ance of a playful dog, in her excitement In another moment, Bob was a little white she ventured too near the edge of the heap in Jack's arms, and the mother came pier, and before she could be reached, bad in and found them so.
fallen backwards into the water. The Wasn't that as joyful a moment as could father, Mr. Harris, was overwhelmed with be imagined? There was Jack safe, and gratitude, and after Jack had told him his sound, and hearty-Jack himself, and not story, he insisted on taking him home with bis ghost, Jack just as he had left them two him on the steamer, and on arriving at years ago, only he bad grown taller and New York, offered him a situation in his more manly, and was dressed like a gintle- warehouse in that city, at a salary which There was only one drawback to
made Jack open his eyes with amazement, their happiness, and that was poor Bob's it was so large. Of course he accepted sickly looks. Jack's eyes rested on him joyfully, and started for the old house, to sorrowfuliy.
find his mother, and Bob, and Kathy, “ The docther says 'tis the bad air here, with a light heart. But when he got there makes him so," said the mother, guessing he found strangers in the cabin, and uone his thoughts. “ He says there's no particu- of the neighbors could tell of their wherelar disease about him, only he's delicate,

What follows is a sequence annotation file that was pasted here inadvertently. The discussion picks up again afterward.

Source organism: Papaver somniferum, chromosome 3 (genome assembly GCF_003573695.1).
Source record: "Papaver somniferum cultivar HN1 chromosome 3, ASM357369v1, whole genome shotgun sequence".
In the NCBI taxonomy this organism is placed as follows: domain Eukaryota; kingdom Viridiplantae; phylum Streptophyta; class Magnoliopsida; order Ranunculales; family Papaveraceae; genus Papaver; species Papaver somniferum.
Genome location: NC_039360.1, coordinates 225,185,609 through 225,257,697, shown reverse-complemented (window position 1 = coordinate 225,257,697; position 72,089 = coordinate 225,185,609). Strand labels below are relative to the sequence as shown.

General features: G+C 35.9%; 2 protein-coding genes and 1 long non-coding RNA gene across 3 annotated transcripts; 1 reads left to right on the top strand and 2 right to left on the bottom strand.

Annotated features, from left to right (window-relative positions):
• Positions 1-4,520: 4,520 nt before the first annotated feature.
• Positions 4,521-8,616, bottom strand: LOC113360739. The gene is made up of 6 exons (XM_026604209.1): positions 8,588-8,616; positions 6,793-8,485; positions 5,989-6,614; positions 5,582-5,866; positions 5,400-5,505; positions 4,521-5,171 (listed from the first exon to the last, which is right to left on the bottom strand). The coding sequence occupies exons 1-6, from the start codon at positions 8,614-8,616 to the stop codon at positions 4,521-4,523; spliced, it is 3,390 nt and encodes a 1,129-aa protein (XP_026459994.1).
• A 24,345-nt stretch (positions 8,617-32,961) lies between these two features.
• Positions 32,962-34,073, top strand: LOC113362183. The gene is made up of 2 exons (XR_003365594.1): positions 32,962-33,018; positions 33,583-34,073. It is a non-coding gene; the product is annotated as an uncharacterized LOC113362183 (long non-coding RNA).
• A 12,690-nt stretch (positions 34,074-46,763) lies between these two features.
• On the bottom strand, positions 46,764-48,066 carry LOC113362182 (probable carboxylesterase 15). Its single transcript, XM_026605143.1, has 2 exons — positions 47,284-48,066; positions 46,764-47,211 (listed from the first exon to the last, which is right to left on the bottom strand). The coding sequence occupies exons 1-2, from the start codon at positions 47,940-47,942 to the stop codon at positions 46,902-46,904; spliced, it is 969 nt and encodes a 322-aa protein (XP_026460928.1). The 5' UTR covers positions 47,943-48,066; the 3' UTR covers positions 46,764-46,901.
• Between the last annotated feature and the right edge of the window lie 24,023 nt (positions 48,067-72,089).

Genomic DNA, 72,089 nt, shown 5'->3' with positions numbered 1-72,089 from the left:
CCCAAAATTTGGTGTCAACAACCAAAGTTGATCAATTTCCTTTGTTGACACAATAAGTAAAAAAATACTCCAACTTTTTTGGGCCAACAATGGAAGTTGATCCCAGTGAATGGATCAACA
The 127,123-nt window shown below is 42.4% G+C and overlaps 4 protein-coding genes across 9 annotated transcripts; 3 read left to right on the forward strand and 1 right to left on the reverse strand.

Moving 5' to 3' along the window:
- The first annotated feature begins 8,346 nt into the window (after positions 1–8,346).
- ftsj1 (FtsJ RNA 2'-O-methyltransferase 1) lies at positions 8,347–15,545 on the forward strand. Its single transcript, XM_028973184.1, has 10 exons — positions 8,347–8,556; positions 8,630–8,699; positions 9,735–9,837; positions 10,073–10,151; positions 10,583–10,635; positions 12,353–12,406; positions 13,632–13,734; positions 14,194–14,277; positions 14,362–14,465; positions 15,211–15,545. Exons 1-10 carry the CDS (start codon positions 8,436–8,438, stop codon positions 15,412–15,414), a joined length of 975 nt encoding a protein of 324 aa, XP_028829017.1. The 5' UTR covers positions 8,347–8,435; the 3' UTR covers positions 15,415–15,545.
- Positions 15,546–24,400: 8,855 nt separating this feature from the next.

abouts. One woman thought they had and needs a change like, and luxuries." gone to New York, but did not know for “Well, if that's all,” said Jack, bright
certain. This was about two months beening up wonderfully, “he shall be well fore, and ever since then Jack had been again before you think of it! O mother, if searching for them, assisted by Mr. Harris, I could only have found you before, I've who spared no money or pains in the effort. had such good fortune!" And putting
They had advertised for them in the papers one arm around his mother, and the other over and over again. But that night, as round Bob and Kathy, Jack told his story. Jack was returning from some errand he I sball not try to tell it in his words. had to do in that part of the city, he
The Heron was wrecked in a storm on caught sight of a kite soaring like a bird in ber homebound trip, and all on board were
the air above him, and, as he caine near it, lost, with the exception of the mate and it made a sudden swoop downward. He Jack. They clung to one of the floating saw the red letters, and recognized his own spars until a ship came by and took them handiwork. That it
Bob's kite in, more dead than alive. That ship was flashed over him in an instant, and Bob bound for China, and there, of course,
himself must be near. But from whence iley must go. Jack worked his way, and it started he could not determine, until, was treated kindly. All the trouble he crossing the green, he saw the two faces at experienced was anxiety about hone. But the window, and his heart gave one great it was a long, long voyage, and he grew leap of joy. pretty tired of the sea at last. The captain “ The brave old kite has done good serof the ship took him back with him as far vice!” said Jack, an hour or two later. as Liverpool, and Jack was trying to find a “Let's give it one more lift, to celebrate chance in some ship which was to sail at this happiest day that ever was." And